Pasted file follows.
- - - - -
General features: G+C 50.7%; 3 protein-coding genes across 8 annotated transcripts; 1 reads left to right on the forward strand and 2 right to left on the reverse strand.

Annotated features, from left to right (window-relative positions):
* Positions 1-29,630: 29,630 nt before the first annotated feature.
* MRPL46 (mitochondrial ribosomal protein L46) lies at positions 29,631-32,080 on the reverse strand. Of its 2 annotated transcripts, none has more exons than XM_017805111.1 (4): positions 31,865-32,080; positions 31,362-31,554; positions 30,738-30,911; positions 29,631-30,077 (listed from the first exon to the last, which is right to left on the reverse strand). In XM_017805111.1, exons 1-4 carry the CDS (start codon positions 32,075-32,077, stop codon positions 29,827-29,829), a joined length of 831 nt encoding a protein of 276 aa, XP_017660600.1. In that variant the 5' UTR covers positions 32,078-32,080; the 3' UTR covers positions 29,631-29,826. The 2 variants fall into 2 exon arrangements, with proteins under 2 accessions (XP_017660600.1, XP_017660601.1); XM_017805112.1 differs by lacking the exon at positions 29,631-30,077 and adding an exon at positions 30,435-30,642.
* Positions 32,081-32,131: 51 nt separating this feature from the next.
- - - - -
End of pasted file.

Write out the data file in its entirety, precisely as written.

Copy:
General features: G+C 50.7%; 3 protein-coding genes across 8 annotated transcripts; 1 reads left to right on the forward strand and 2 right to left on the reverse strand.

Annotated features, from left to right (window-relative positions):
* Positions 1-29,630: 29,630 nt before the first annotated feature.
* MRPL46 (mitochondrial ribosomal protein L46) lies at positions 29,631-32,080 on the reverse strand. Of its 2 annotated transcripts, none has more exons than XM_017805111.1 (4): positions 31,865-32,080; positions 31,362-31,554; positions 30,738-30,911; positions 29,631-30,077 (listed from the first exon to the last, which is right to left on the reverse strand). In XM_017805111.1, exons 1-4 carry the CDS (start codon positions 32,075-32,077, stop codon positions 29,827-29,829), a joined length of 831 nt encoding a protein of 276 aa, XP_017660600.1. In that variant the 5' UTR covers positions 32,078-32,080; the 3' UTR covers positions 29,631-29,826. The 2 variants fall into 2 exon arrangements, with proteins under 2 accessions (XP_017660600.1, XP_017660601.1); XM_017805112.1 differs by lacking the exon at positions 29,631-30,077 and adding an exon at positions 30,435-30,642.
* Positions 32,081-32,131: 51 nt separating this feature from the next.